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A heart for justice

Justice Conference UK organiser, Tearfund’s Jo Herbert, says the two-day event will equip the church

On 2-3 November, the Justice Conference, a global movement that was founded in the US in 2010, will be held for the very first time in London (Wembley), to support Christians in Britain as they think and talk about issues of justice, peace and reconciliation.

To mark its 50th anniversary this year, Tearfund will be among the charities and organisations that will host the event, which has been organised by its theological and networks manager, Jo Herbert. In an interview with Naomi Osinnowo, the editorial content manager at the Evangelical Alliance, of which Tearfund is a member, Jo shares why the UK church should attend the event and what has stirred her heart for ethical living.

Why is now the right time for the Justice Conference to take place in the UK?

The Justice Conference is an opportunity to engage with and explore the underline theology of how and why we engage with issues of justice. It will inform our methodology, enabling us to go deeper and be better equipped to apply the biblical teachings practically. This will be accessible theology – intended to shape how we transform ourselves, our churches, our communities, and our world. 

The UK church has journeyed so much with this, and we hope this will bring people together to celebrate, learn from each other, and discover what more we can do, as we let God speak with us while we reflect on biblical truth and His heart for justice. 

What can attendees look forward to?

An exciting series of main sessions and workshops! The arts and justice element, in particular, is an important part of the conference, exploring creativity and justice. Contributions from our partners, including talks by international speakers, as we’re hosting the event in partnership with other organisations and individuals, to ensure the breadth of what is happening in the UK and across the world is heard here. 

Political issues and theology will be explored, as well as the environment and how we engage with a just and living God. There’ll be sessions for church leaders that delve into ethical living specifically. We are covering a lot; however, we know we can’t cover every justice issue in two days. We want people to be inspired and our aim is to bring theology to life for people, so they are equipped practically and can apply this is many other areas.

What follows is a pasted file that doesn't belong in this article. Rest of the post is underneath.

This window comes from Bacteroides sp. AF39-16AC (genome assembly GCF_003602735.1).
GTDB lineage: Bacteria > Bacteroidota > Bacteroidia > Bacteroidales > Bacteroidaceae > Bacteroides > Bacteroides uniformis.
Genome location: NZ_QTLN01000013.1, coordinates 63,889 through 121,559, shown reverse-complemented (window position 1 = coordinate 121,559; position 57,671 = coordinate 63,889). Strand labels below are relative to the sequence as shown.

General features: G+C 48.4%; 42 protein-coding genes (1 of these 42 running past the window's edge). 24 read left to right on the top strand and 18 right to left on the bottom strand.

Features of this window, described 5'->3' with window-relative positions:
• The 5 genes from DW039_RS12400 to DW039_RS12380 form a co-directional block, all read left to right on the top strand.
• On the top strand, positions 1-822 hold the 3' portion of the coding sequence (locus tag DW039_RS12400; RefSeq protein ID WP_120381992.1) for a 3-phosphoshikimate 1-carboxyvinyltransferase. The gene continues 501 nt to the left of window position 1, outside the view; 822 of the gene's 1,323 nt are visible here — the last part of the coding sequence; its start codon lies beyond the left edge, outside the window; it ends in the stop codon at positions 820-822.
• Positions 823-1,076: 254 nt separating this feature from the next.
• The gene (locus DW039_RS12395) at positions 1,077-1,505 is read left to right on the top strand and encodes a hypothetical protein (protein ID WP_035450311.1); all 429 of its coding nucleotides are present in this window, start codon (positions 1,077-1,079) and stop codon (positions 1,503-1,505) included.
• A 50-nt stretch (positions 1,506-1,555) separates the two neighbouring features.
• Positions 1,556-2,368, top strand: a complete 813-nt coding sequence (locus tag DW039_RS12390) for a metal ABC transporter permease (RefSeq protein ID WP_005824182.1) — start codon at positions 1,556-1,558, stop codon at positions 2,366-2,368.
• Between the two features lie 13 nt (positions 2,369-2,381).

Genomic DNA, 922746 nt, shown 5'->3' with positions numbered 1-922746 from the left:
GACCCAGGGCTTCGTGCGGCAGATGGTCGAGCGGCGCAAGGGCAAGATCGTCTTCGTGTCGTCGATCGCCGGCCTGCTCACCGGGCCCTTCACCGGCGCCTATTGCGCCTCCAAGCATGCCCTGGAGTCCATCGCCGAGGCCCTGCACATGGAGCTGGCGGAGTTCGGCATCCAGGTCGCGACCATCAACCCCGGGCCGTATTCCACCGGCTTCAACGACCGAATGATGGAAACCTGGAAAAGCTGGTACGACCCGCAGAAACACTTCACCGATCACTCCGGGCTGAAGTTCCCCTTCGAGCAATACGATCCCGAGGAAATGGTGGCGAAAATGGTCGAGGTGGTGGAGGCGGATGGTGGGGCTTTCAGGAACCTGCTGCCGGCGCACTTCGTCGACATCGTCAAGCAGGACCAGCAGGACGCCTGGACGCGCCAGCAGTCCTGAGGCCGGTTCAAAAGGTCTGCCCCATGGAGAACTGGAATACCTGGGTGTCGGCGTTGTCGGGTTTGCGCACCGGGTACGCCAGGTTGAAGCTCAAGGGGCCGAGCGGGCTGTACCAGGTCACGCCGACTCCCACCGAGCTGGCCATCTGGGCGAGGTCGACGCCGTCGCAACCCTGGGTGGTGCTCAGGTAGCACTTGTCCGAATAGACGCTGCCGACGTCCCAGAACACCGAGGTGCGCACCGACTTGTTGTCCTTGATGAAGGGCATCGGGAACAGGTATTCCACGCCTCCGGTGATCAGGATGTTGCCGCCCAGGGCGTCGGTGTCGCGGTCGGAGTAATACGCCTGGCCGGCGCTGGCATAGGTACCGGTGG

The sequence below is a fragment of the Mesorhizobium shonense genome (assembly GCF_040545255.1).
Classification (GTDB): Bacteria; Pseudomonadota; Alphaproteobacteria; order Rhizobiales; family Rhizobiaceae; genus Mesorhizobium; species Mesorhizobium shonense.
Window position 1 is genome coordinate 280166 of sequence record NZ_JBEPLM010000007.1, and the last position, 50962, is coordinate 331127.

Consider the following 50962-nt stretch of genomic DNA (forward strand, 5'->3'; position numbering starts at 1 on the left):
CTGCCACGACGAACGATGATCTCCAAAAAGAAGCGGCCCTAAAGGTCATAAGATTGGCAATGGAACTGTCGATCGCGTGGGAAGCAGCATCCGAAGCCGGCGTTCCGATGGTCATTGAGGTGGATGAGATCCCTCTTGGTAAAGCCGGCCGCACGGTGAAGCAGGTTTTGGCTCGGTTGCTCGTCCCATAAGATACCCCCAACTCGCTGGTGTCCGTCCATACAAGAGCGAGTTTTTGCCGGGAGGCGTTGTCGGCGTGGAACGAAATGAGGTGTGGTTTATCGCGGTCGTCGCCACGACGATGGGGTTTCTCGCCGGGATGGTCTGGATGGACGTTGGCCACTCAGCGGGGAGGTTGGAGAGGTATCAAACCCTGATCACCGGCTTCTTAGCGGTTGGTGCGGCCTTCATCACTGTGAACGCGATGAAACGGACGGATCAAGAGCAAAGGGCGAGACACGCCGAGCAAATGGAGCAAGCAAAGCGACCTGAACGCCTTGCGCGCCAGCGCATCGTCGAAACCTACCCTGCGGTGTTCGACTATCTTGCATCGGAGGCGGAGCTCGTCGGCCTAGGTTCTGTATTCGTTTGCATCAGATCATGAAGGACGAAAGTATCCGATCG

Can you tell us a little about the talk/​s you’ll give at the event?

Some of the key questions I’ll consider are: how do we live faithfully, bearing witness to Christ, in the UK, a developed country, where we often live in excess, immersed in a consumerist and individualistic society? How do we make sure we’re being shaped for the kingdom rather than society? 

As I round up the whole event, I will talk about how we might apply what we’ve learnt. I don’t want us to be inspired while at the conference and then forget about it when we leave. I would like to see all of us leave the event challenged to think more theologically and biblically, which I hope will ultimately inspire and inform our practice. 

What does ethical living mean to you?

Romans 12:1 – 2 reads: So here’s what I want you to do, God helping you: take your everyday, ordinary life — your sleeping, eating, going-to-work, and walking-around life — and place it before God as an offering…” (I like how the The Message translation phrases it.) 

Ethical living is a key part of my own discipleship. I believe every disciple should ask, how am I joining in with God’s mission and how can I follow Christ faithfully, being His witness? I ask myself these questions, and ethical living helps me to fill in the blanks, adding the detail of how I live out my faith in my everyday life. 

I then live with an awareness, as I dwell on this earth with others, that I exist not only for my own self, but to bring about the kingdom of God that is beyond me whilst I’m here. 

You’re committed to living ethically, making good progress towards a zero-waste lifestyle. What has inspired this and how far are you going to take it?